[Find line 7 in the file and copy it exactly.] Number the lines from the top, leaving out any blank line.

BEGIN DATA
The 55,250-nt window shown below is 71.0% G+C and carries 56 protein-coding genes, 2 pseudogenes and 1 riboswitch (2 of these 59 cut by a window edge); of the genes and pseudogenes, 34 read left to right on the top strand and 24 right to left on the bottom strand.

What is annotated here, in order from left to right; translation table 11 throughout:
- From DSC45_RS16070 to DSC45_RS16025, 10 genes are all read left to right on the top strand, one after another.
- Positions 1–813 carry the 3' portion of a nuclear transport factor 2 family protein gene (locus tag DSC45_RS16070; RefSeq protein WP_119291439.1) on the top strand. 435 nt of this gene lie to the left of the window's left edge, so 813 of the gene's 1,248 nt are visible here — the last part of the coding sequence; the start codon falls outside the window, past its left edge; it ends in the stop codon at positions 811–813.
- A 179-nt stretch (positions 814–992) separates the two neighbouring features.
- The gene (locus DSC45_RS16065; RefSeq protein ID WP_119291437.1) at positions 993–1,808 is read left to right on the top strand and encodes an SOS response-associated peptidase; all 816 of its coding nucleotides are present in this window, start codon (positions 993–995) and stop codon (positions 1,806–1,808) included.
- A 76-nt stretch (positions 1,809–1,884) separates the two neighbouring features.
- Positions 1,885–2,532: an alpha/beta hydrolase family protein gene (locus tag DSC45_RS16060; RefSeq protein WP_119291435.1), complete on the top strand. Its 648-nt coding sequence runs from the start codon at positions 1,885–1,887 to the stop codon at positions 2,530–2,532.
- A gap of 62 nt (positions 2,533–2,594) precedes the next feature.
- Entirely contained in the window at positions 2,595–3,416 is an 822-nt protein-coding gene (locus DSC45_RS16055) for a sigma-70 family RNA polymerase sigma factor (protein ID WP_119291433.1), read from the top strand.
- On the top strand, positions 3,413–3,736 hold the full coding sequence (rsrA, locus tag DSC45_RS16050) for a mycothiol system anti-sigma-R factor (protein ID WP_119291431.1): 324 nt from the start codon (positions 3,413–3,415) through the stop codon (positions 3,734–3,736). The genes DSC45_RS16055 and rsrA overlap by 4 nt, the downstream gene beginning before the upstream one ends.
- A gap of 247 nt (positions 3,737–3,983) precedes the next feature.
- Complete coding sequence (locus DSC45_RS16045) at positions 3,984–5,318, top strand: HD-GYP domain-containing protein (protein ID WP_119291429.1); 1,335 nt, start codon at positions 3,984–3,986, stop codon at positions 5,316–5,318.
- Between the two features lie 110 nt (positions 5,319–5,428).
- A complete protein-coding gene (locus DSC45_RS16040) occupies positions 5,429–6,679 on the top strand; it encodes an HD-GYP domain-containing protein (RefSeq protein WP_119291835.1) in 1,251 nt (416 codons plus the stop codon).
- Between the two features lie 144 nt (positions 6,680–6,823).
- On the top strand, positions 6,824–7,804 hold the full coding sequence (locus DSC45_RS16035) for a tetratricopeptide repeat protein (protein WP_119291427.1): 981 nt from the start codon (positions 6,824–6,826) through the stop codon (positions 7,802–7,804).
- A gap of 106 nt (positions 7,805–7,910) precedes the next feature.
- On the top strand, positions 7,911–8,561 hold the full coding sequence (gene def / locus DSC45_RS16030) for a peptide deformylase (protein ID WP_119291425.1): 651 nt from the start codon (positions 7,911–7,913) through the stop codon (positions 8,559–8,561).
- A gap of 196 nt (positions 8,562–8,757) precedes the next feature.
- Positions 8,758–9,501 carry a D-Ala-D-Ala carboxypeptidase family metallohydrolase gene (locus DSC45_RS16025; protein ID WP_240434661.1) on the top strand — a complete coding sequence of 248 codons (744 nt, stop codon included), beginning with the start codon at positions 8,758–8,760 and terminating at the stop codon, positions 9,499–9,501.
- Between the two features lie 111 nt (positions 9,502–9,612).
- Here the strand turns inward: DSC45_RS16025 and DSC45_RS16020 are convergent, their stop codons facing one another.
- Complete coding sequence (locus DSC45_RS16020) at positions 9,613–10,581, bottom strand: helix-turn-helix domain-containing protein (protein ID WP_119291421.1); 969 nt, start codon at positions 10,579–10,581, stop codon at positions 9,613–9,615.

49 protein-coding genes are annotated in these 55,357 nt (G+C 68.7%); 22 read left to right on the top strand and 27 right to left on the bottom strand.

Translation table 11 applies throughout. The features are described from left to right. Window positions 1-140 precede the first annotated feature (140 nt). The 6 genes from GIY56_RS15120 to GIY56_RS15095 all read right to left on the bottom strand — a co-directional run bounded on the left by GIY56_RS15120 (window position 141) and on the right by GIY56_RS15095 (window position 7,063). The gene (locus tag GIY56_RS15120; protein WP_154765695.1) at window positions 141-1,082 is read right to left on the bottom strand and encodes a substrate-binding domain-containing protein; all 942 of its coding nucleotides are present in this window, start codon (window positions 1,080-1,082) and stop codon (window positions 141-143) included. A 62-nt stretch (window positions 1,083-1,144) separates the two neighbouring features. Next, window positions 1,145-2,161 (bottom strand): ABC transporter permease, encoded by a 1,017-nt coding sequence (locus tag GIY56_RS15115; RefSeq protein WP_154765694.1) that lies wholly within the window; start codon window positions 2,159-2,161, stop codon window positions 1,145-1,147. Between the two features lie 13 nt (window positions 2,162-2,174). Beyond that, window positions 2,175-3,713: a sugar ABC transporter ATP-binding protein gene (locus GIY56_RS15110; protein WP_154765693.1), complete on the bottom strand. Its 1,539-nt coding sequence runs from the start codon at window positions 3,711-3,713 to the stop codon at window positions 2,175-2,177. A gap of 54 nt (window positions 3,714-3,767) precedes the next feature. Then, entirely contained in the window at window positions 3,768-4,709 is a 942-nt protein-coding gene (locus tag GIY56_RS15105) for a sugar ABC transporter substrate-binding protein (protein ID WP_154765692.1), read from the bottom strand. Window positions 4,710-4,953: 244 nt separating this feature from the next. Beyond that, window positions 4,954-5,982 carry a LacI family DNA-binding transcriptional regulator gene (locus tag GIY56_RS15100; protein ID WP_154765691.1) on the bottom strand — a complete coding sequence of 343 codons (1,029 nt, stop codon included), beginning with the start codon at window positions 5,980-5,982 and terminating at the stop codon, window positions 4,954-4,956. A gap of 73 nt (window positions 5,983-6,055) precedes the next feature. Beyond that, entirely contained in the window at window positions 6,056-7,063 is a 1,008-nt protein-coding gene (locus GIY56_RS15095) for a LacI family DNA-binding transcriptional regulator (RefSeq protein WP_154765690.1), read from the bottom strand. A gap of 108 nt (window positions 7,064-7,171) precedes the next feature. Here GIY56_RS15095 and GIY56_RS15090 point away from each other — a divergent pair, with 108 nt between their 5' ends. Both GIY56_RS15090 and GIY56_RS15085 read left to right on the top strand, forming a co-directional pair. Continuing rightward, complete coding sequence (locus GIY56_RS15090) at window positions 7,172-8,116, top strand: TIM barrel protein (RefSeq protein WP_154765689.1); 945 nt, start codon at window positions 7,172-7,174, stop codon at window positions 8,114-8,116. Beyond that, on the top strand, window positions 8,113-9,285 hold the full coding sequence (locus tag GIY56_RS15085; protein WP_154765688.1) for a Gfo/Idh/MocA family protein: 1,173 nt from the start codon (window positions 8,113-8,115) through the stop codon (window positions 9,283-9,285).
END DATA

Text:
- A 76-nt stretch (positions 1,809–1,884) separates the two neighbouring features.